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Senate President Pro Tem Del Marsh will seek re-election

By Chip Brownlee
Alabama Political Reporter

Alabama’s most powerful State senator will seek re-election to the Legislature’s upper chamber next year.

Senate President Pro Tem Del Marsh, R-Anniston, will seek re-election to the Senate, he announced Wednesday. The move comes after he considered running for both the US Senate and for Governor.

“Since Republicans took over the Legislature, we have been able to pass many key pieces of legislation,” Marsh said. “However, the work is not done and if I am fortunate enough to be sent back to Montgomery by the people of Senate District 12, I look forward to continuing conservative policies that make government more efficient and accountable to the taxpayers.”

Marsh had previously said he would decide whether to seek the Governor’s Office depending on whether Gov. Kay Ivey would run for a full term. She has yet to make a decision publicly, but Marsh encouraged her to do so.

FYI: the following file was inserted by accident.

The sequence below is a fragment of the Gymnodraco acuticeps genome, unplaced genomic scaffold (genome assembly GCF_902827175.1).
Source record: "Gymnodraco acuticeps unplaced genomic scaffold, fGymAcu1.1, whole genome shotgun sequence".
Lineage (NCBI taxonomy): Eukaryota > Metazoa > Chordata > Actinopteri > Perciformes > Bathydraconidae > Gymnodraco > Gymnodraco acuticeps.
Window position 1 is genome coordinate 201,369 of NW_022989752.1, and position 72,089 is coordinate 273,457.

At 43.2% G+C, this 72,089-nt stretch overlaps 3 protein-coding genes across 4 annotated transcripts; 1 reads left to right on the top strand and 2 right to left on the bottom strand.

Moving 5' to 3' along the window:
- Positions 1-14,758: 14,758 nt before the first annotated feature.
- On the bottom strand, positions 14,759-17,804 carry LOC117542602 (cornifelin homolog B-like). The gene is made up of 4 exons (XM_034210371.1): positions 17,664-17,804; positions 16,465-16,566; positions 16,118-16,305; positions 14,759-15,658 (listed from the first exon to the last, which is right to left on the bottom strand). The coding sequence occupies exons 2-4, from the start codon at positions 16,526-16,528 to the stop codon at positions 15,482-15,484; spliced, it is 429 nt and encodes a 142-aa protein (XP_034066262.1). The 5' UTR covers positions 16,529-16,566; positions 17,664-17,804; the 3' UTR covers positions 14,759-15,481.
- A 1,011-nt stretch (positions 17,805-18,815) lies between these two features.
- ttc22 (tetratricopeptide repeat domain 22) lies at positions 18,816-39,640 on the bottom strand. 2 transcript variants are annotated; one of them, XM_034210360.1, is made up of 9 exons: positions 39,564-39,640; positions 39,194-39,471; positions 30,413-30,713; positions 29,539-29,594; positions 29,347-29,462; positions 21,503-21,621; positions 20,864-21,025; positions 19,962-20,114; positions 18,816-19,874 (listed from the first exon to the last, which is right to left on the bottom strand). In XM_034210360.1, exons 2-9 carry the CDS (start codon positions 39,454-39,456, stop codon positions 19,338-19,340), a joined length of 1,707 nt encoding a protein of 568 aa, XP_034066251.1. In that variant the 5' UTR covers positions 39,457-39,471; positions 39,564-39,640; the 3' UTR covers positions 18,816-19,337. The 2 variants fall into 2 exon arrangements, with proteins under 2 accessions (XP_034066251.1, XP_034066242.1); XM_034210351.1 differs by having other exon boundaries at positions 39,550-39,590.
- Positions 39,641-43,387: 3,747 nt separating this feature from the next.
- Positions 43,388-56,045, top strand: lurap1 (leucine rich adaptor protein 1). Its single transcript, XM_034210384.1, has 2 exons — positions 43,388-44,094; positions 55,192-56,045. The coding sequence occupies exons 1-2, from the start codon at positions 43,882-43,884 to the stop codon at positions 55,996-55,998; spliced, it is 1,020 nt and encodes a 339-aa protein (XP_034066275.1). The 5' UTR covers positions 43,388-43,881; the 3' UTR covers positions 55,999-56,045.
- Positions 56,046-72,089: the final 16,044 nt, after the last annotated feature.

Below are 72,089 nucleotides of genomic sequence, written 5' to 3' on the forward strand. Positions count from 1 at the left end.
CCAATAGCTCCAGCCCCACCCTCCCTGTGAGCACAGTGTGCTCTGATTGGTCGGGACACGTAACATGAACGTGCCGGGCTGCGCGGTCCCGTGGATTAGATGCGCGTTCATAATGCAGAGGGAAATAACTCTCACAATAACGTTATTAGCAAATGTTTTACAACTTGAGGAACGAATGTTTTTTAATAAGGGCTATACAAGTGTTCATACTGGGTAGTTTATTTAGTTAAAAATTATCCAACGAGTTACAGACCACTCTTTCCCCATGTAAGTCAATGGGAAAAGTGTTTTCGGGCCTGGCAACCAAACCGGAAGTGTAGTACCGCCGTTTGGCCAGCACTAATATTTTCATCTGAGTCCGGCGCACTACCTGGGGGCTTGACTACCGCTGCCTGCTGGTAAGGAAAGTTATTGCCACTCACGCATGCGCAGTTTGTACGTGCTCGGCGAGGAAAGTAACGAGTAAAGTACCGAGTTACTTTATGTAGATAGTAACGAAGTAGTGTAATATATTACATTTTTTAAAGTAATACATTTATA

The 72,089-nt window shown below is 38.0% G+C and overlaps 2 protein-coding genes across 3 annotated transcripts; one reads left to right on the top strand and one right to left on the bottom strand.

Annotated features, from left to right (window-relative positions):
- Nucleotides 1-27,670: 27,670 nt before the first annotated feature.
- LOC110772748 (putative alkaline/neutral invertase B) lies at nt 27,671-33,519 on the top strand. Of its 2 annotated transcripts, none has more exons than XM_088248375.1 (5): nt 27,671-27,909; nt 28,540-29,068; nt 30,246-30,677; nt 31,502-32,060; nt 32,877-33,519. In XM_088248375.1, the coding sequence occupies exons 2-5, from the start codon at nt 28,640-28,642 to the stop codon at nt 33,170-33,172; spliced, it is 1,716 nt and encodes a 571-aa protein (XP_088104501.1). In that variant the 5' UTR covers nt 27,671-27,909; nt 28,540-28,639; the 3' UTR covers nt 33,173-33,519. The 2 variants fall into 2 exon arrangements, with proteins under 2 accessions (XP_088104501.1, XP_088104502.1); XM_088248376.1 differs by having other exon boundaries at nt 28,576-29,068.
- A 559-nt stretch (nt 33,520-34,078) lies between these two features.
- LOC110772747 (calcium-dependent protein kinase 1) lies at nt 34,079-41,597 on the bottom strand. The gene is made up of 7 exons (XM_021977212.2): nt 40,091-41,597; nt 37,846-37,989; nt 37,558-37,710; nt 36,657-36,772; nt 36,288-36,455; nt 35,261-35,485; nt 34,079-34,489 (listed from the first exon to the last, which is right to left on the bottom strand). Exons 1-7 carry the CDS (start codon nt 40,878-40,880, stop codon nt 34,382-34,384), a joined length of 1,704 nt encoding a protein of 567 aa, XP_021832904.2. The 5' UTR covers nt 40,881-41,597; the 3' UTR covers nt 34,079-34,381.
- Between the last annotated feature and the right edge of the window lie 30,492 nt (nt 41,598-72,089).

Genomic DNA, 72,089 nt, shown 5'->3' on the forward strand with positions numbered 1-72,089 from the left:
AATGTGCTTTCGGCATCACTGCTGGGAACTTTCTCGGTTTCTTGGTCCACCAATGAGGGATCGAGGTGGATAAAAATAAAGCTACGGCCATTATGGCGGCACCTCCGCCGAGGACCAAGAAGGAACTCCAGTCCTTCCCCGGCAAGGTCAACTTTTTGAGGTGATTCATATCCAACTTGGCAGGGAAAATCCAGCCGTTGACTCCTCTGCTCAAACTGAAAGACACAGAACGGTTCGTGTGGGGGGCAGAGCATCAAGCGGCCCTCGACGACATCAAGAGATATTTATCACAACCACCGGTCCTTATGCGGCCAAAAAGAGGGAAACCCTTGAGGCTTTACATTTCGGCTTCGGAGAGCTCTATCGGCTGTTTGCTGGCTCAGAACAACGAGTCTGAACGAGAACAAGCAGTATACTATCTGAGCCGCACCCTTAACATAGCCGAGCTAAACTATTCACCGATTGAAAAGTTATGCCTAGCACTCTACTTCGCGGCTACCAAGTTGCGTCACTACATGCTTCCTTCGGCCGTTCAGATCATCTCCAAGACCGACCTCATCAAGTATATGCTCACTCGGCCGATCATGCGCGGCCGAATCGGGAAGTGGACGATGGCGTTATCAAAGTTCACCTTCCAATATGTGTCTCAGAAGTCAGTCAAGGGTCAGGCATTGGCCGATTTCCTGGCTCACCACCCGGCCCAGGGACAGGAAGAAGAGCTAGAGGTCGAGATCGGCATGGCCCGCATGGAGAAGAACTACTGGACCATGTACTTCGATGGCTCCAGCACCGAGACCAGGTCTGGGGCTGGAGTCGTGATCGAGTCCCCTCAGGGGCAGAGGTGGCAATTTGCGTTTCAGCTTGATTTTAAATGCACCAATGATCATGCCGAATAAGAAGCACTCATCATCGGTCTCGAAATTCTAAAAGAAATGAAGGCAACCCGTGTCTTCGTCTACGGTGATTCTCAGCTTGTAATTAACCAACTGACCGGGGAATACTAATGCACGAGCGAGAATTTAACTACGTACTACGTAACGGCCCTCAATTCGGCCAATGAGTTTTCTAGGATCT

“Governor Ivey and I have had a great working relationship through her time as Lieutenant Governor and since she took over the office earlier this year,” Marsh said. “If she decides to run, I hope to continue this work as we move forward to accomplishing our conservative agenda.”

Marsh was first elected to the Senate in 1998 and was later elected as Pro Tem in 2011. He has been a proponent of education reform during his time there, sponsoring the controversial Alabama Accountability Act and subsequent changes to that law.

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“Education and Infrastructure are going to be two key issues which face the Legislature in upcoming years,” he said. “I am currently working with the education community to work on a comprehensive education plan that is educator-driven and will give us direction on how to move the state forward and improve public education in Alabama. I hope to do the same thing with infrastructure to make sure our roads and bridges are among the best in America.”

Chip Brownlee is a former political reporter, online content manager and webmaster at the Alabama Political Reporter. He is now a reporter at The Trace, a non-profit newsroom covering guns in America.

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